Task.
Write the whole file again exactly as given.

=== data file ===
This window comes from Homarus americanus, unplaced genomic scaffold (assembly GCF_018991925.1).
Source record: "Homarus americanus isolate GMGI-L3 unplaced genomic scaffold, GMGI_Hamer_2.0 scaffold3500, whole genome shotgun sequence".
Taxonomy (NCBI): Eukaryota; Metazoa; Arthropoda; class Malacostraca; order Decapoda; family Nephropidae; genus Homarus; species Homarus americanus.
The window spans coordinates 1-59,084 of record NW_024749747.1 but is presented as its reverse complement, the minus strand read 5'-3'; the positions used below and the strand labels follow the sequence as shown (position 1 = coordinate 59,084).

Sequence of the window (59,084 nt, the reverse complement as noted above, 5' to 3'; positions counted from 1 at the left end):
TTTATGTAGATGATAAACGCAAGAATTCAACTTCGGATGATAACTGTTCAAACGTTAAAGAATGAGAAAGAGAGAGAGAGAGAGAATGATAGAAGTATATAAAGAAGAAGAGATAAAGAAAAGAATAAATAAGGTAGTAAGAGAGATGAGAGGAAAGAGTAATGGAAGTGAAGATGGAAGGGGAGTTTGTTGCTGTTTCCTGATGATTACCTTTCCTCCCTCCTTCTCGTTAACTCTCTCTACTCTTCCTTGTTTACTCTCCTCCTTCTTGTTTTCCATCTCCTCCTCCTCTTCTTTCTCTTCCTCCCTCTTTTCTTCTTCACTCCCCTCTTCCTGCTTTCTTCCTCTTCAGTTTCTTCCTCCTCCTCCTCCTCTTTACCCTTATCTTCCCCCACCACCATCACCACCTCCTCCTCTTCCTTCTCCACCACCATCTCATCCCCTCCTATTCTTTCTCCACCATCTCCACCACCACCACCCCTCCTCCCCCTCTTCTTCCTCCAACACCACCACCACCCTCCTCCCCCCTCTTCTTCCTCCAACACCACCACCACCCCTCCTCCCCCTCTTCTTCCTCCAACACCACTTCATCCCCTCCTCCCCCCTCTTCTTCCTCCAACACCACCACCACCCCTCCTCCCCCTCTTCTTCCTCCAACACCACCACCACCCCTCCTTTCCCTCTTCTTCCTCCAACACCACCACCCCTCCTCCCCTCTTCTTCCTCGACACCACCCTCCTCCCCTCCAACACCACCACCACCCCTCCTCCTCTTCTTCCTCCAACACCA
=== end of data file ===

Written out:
This window comes from Homarus americanus, unplaced genomic scaffold (assembly GCF_018991925.1).
Source record: "Homarus americanus isolate GMGI-L3 unplaced genomic scaffold, GMGI_Hamer_2.0 scaffold3500, whole genome shotgun sequence".
Taxonomy (NCBI): Eukaryota; Metazoa; Arthropoda; class Malacostraca; order Decapoda; family Nephropidae; genus Homarus; species Homarus americanus.
The window spans coordinates 1-59,084 of record NW_024749747.1 but is presented as its reverse complement, the minus strand read 5'-3'; the positions used below and the strand labels follow the sequence as shown (position 1 = coordinate 59,084).

Sequence of the window (59,084 nt, the reverse complement as noted above, 5' to 3'; positions counted from 1 at the left end):
TTTATGTAGATGATAAACGCAAGAATTCAACTTCGGATGATAACTGTTCAAACGTTAAAGAATGAGAAAGAGAGAGAGAGAGAGAATGATAGAAGTATATAAAGAAGAAGAGATAAAGAAAAGAATAAATAAGGTAGTAAGAGAGATGAGAGGAAAGAGTAATGGAAGTGAAGATGGAAGGGGAGTTTGTTGCTGTTTCCTGATGATTACCTTTCCTCCCTCCTTCTCGTTAACTCTCTCTACTCTTCCTTGTTTACTCTCCTCCTTCTTGTTTTCCATCTCCTCCTCCTCTTCTTTCTCTTCCTCCCTCTTTTCTTCTTCACTCCCCTCTTCCTGCTTTCTTCCTCTTCAGTTTCTTCCTCCTCCTCCTCCTCTTTACCCTTATCTTCCCCCACCACCATCACCACCTCCTCCTCTTCCTTCTCCACCACCATCTCATCCCCTCCTATTCTTTCTCCACCATCTCCACCACCACCACCCCTCCTCCCCCTCTTCTTCCTCCAACACCACCACCACCCTCCTCCCCCCTCTTCTTCCTCCAACACCACCACCACCCCTCCTCCCCCTCTTCTTCCTCCAACACCACTTCATCCCCTCCTCCCCCCTCTTCTTCCTCCAACACCACCACCACCCCTCCTCCCCCTCTTCTTCCTCCAACACCACCACCACCCCTCCTTTCCCTCTTCTTCCTCCAACACCACCACCCCTCCTCCCCTCTTCTTCCTCGACACCACCCTCCTCCCCTCCAACACCACCACCACCCCTCCTCCTCTTCTTCCTCCAACACCA